- The Washington Times - Thursday, August 27, 2009

Rifqa Bary, the Ohio girl who converted from Islam to Christianity and fled from her family in fear for her life, prevailed.

She will not be sent back to her father who threatened her life. But she got no help from the mainstream media. Either they didn’t report her story or printed half-truths and deceptions to whitewash Islam.

The media demonized Christianity (“brainwashed by a cult”) while inaccurately reporting the facts to avoid reporting about the violent ideology of Islam. They have become as depraved as the murderers for whom they cover. In doing so, the mainstream media have missed a lot that is crucial to Rifqa’s story.

Rifqa’s parents, Mohamed and Aysha Bary, signed affidavits declaring themselves indigent. That’s why the Florida court appointed a lawyer for the father and a lawyer for the mother. Both their lawyers are being paid by the taxpayers of Florida. Worse still, Aysha and Mohamed Bary’s lawyer asked the court for more money at Rifqa’s custody hearing last Friday, so that they could wage a campaign to get Rifqa back home — a campaign involving depositions, legal documents, filings, etc.

Yet in a Dun and Bradstreet report filed by Mr. Bary himself for his business, Bary Gems, he states his business does $237,561 yearly. Mrs. Bary makes high-end bridal gowns (that income may be off the books, but she works every day). It would appear she works for Custom Bridal Veil — a company owned by a Risana Bary, who works with Mr. Bary at Bary Gems. Risana is apparently Mohamed’s wife — but why is she listed under different names in different places? The questions regarding their honesty are inevitable.

Bary Gems offers some high-ticket items. You can get a genuine blue sapphire for a mere $2,900. And if Mr. Bary dissolved the business in early July, where are the proceeds? Where is the inventory? The Barys owned a gem import business. If they liquidated, they must have had some inventory or orders or cash on hand.

The Barys live in a very affluent neighborhood in Westerville, Ohio, in a house they rent. They’re not buying because pious Muslims aren’t supposed to take on mortgages — that would involve usury, and is forbidden in the Koran.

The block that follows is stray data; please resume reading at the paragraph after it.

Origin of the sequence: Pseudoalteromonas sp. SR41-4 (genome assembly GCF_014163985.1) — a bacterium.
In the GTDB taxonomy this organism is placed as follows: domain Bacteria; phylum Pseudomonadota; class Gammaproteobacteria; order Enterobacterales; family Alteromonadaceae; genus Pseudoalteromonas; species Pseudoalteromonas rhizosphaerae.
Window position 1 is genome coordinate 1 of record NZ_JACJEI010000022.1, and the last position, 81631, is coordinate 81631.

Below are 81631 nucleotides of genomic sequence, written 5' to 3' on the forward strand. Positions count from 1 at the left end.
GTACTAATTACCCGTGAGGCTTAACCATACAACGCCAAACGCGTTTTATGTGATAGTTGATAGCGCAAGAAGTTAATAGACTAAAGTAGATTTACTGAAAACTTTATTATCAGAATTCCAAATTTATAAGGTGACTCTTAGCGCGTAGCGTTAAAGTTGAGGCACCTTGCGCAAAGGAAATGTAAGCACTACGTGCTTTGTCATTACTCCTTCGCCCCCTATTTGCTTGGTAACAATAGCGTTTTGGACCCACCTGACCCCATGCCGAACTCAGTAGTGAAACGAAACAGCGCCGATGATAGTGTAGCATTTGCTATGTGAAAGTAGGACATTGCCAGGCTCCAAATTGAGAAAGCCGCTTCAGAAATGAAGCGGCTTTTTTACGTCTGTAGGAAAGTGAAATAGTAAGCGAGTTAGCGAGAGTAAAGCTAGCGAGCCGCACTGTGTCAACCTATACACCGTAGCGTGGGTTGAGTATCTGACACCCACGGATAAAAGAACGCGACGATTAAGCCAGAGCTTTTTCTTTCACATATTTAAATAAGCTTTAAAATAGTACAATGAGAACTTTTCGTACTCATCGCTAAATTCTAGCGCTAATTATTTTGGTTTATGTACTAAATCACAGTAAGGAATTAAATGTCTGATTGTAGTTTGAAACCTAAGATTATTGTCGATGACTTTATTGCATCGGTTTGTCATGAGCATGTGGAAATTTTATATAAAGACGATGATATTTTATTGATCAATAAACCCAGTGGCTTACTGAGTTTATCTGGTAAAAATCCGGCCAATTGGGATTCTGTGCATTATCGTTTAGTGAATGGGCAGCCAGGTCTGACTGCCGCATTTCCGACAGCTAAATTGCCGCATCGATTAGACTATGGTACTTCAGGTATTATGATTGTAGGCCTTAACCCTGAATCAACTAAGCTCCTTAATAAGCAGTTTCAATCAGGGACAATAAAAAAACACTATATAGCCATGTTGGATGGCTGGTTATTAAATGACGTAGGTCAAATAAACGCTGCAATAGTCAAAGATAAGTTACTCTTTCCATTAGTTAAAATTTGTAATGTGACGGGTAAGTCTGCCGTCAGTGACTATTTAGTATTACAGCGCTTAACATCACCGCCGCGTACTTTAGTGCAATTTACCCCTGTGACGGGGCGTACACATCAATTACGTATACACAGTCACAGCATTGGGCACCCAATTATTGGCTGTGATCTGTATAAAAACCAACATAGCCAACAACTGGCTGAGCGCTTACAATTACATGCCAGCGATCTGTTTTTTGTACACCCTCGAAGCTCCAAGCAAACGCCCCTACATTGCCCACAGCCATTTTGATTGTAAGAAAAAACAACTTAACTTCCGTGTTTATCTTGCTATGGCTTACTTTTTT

Things began to disintegrate at home fairly rapidly once the parents were aware that Rifqa had converted to Christianity. Her parents threatened her, but she never left Christianity.

In mid-July her mother went through Rifqa’s private things and found her journal. It was then revealed to her mother that Rifqa was a practicing Christian. Mrs. Bary called her husband and alerted him that Rifqa was still practicing Christianity in secret.

Mr. Bary cut his business trip short to return home immediately while Mrs. Bary packed the family’s bags to go back to Sri Lanka. Whether Rifqa would have been honor murdered before or after they returned to Sri Lanka is known only to the Barys.

It was very clear that Rifqa’s father planned to flee the country with his threatened daughter. According to very recent documentation, Mr. Bary dissolved his business on July 29 — after Rifqa ran for her life (fearing an honor killing for her apostasy) and was discovered in Florida.

This was not an insignificant business, with annual sales of $237,561. That’s a lot to give up. So why did Mr. Bary dissolve his business so suddenly? He obviously did not expect Rifqa to prevail in Florida court. Like all the pundits, he expected Rifqa would have to go back to Ohio.

Mr. and Mrs. Bary signed papers in Ohio with Franklin County Children Services, saying they would be happy if she were brought back to the state and placed in a foster home for at least 30 days. They just wanted to get her back in Ohio and out of Florida and Floridian interference.

Thirty days in foster care in Ohio (and what good does that do?) and then they wing her to Sri Lanka. Rifka said it herself: “In 150 generations of my family, no one has known Jesus. I am the first one. Imagine the honor in killing me. There is great honor in that. Because if they love Allah more than me, they have to do it. It’s in the Koran. … They have to do this. They just have to. Either they do that or they send me back to Sri Lanka. There’s an asylum there where they put people like me, like, think I’m crazy.”

Mr. Bary began the process of dissolving his business in early July when it became increasingly clear that Rifqa was a true convert to Christianity. At that time, he waved her laptop at her and said, “You are dead to me. You are not my daughter.” He told her: “I will kill you.”

His sudden dissolving of his business indicates he was deadly serious. But you won’t learn them from the mainstream media. For them, and for the almost-as-clueless courts, he is “indigent.”

Pamela Geller is the editor and publisher of the Atlas Shrugs Web site and former associate publisher of the New York Observer.

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